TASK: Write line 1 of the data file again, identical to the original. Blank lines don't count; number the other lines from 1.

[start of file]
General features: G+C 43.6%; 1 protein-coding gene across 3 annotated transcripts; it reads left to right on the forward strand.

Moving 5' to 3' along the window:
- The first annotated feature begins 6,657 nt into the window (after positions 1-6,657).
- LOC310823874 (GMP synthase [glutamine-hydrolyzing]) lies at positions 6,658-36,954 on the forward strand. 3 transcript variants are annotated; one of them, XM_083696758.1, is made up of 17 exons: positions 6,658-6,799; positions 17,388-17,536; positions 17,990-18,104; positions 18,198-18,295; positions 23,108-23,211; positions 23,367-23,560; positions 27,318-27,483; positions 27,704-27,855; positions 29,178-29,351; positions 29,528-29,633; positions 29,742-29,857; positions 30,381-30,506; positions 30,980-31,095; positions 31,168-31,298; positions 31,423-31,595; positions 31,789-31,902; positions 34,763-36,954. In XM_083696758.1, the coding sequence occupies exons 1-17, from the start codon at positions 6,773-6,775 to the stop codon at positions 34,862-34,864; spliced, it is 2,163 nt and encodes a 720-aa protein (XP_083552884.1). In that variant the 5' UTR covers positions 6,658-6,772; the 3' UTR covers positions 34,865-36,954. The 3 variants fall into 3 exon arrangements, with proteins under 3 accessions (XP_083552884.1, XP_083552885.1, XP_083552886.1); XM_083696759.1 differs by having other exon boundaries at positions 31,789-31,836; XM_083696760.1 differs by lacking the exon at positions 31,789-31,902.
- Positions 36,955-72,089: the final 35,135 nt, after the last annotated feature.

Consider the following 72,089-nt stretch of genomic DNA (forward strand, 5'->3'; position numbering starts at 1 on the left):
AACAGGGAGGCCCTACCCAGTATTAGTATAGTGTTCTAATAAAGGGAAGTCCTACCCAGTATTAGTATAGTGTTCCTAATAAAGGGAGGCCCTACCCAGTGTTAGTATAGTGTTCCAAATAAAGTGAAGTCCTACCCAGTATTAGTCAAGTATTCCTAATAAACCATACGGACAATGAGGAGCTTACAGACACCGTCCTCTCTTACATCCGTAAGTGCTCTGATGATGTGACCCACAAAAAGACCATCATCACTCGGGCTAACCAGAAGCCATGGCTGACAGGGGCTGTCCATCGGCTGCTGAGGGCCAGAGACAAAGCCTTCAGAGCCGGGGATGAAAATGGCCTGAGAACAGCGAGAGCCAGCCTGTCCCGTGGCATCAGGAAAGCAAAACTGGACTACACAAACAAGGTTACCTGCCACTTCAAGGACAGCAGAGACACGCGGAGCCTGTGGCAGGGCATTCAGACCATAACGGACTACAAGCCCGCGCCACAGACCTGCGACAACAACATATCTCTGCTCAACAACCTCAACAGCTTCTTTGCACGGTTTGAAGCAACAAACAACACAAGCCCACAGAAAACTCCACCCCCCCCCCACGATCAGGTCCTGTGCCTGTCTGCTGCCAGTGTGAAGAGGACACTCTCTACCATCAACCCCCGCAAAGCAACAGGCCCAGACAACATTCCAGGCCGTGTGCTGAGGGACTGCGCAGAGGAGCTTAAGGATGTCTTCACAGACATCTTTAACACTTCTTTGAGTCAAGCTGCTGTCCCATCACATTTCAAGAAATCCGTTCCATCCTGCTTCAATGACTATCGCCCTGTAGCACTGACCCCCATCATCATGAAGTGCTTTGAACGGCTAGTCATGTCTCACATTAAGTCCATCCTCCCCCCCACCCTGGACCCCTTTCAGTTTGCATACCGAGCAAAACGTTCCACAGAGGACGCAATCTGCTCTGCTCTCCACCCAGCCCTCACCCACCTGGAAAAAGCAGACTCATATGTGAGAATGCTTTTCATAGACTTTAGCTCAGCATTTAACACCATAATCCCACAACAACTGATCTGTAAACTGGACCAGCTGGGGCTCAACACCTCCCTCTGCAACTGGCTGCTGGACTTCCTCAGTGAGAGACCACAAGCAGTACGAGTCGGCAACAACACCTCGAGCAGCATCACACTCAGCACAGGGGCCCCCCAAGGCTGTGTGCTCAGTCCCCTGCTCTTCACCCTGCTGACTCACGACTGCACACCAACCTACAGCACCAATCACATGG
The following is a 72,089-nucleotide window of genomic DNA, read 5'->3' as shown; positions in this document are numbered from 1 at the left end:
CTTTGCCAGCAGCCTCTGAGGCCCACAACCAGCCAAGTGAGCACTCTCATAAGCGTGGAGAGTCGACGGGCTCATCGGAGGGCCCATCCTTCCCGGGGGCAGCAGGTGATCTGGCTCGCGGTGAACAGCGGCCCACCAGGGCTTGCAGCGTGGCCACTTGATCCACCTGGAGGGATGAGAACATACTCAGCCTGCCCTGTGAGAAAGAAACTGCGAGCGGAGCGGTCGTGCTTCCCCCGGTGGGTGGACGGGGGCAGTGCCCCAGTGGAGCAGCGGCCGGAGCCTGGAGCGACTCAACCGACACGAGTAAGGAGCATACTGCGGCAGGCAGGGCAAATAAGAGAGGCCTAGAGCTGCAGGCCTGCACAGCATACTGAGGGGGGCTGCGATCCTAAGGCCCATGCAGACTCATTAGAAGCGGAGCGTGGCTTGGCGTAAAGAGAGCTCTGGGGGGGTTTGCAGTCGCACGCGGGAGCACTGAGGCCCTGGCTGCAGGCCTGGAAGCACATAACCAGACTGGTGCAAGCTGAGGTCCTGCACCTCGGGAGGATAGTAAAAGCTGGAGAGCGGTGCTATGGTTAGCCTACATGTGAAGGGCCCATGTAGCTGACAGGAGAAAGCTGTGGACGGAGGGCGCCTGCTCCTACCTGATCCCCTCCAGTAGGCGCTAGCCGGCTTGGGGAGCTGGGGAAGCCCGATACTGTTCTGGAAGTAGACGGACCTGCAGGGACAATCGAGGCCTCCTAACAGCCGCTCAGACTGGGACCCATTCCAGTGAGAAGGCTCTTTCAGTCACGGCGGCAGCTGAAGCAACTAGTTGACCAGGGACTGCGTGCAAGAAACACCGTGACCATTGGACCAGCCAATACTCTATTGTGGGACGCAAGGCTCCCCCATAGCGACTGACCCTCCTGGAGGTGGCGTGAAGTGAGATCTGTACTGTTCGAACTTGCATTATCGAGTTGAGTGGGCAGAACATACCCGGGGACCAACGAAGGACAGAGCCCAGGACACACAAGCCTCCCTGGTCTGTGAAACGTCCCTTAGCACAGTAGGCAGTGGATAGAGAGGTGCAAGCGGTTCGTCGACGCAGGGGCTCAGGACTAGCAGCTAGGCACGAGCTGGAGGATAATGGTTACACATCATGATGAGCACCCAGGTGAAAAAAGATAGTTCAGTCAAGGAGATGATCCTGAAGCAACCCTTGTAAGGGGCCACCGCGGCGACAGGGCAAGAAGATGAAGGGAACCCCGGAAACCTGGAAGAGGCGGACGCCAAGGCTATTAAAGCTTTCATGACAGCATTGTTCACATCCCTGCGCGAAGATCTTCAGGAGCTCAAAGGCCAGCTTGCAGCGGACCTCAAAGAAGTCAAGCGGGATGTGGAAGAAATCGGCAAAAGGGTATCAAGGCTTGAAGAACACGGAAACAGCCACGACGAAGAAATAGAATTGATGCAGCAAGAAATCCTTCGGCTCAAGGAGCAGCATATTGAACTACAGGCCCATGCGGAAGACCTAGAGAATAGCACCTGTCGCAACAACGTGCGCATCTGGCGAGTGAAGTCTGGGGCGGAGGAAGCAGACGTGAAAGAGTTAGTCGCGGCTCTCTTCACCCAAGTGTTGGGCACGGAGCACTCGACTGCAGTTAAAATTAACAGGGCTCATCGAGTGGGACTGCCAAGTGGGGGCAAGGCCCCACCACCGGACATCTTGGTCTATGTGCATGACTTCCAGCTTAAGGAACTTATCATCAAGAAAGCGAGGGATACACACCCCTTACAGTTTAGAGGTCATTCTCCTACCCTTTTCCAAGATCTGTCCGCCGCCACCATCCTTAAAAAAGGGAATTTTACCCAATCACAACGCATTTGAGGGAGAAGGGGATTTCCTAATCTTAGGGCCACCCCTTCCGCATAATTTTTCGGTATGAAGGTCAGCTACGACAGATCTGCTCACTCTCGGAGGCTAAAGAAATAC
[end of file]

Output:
General features: G+C 43.6%; 1 protein-coding gene across 3 annotated transcripts; it reads left to right on the forward strand.